Legendary broadcaster Bob Costas, who called the Yankees’ five-game AL Division Series victory over Cleveland, will not be behind the play-by-play mic for the Yankees’ ALCS against Houston that begins on Wednesday night.
TBS announced minutes after the Yankees’ series-clinching 5-1 victory in Game 5 on Tuesday that its announcing team for the ALCS will be Brian Anderson and former Mets Ron Darling and Jeff Francoeur. Lauren Shehadi will be the reporter.
Costas, the 70-year-old who grew up in Commack, called the ALDS with Darling. Costas will host TBS’ pre and postgame coverage of the ALCS. This was always TBS’ plan as they consolidated from two broadcast booths for the two Division Series to one for the ALCS.
Costas’ verbose style wasn’t a hit with some fans, including 68-year-old former WFAN host and Long Beach native Mike Francesa, who recently said on his podcast: “Costas, who will not be quiet no matter what. He thinks, I guess, that every word is golden . . . Everything’s a history lesson. We don’t need a history lesson every two seconds! Everybody’s a Yankees fan. They understand Yankees history. They know it backwards and forwards! This is not a history class! It’s a baseball game! Be quiet! Do the game!”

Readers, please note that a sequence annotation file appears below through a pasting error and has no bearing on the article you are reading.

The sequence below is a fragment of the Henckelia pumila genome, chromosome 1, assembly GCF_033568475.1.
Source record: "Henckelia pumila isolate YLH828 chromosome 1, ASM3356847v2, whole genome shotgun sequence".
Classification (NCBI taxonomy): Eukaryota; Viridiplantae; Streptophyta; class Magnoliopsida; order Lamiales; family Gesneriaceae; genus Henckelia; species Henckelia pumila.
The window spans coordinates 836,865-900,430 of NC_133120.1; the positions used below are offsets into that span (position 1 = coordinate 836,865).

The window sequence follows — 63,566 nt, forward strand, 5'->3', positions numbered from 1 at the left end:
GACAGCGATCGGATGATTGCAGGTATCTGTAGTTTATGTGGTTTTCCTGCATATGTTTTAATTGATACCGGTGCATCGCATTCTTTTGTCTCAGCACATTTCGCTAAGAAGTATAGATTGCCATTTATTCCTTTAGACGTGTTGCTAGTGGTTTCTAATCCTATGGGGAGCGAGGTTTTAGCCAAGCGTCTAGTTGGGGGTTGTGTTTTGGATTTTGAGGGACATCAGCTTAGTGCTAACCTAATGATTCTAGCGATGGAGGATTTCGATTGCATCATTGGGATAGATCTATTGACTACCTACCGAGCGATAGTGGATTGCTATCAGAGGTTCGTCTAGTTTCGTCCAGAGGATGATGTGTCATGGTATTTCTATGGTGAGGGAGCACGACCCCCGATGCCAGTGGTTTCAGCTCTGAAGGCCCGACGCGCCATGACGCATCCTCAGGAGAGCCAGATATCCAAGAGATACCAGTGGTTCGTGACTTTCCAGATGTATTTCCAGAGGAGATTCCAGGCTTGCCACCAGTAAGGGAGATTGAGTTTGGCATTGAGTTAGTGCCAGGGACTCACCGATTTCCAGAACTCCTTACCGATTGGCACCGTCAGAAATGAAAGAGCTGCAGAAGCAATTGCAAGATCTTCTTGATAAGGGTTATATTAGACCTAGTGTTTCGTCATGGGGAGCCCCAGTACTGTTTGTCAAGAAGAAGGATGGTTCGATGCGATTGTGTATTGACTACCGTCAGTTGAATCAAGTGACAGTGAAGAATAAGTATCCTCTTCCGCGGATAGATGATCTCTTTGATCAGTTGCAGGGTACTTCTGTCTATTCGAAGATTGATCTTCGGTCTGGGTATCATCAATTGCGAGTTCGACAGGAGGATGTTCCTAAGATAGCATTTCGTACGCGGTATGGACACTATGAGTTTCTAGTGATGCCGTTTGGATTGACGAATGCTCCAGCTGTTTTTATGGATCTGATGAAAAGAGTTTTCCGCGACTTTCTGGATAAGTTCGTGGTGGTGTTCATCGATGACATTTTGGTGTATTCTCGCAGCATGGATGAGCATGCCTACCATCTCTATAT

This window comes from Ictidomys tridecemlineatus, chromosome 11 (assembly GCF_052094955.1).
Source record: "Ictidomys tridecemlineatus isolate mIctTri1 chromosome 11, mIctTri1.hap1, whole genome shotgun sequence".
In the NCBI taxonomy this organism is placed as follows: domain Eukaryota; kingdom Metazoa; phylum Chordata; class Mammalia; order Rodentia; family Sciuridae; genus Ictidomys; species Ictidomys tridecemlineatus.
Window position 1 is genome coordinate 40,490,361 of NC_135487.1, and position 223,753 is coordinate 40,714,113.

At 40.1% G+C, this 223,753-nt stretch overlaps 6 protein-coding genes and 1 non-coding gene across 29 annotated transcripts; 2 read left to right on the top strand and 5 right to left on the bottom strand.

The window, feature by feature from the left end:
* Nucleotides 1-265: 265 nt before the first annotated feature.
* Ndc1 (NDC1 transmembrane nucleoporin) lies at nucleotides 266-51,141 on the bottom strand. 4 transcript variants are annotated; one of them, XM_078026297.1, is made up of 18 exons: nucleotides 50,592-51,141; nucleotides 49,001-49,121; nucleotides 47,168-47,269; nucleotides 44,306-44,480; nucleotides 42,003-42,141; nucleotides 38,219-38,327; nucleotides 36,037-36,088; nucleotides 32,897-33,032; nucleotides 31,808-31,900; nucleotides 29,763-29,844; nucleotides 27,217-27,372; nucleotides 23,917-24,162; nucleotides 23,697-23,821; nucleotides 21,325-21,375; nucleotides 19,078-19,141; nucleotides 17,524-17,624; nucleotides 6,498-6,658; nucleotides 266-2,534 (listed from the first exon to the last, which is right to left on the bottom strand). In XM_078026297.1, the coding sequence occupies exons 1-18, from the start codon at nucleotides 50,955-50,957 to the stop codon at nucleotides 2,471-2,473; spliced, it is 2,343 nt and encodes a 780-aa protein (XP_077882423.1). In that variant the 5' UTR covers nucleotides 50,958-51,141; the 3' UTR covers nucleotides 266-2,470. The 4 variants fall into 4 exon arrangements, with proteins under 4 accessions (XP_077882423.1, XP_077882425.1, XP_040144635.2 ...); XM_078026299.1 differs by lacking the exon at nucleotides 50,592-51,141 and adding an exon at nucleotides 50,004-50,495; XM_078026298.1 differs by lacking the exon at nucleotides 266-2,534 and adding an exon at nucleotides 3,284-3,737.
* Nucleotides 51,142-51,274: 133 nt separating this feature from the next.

Costas responded to the criticism in an interview with Cleveland radio station 92.3 The Fan on Tuesday morning.
“I’m going to give you an honest answer: I don’t pay a whole lot of attention to it because of the dynamics that we’ve been talking about,” he said. “So I understand what it is. There was one comment — in line with what you’re talking about — ‘You don’t have to say these things about the Yankees. Everybody knows this.’ Does that person understand the nature of a national broadcast? Yes, everybody from Sacramento to Bangor, Maine, knows who Aaron Judge is this year, but what about other factors within it?
“I think if you don’t set the stage and frame it a little bit, then the casual fan isn’t drawn in as much and they don’t understand the dynamics of the series. Once you move along past the first couple of games, then the series takes on its own narrative and you do less of that.”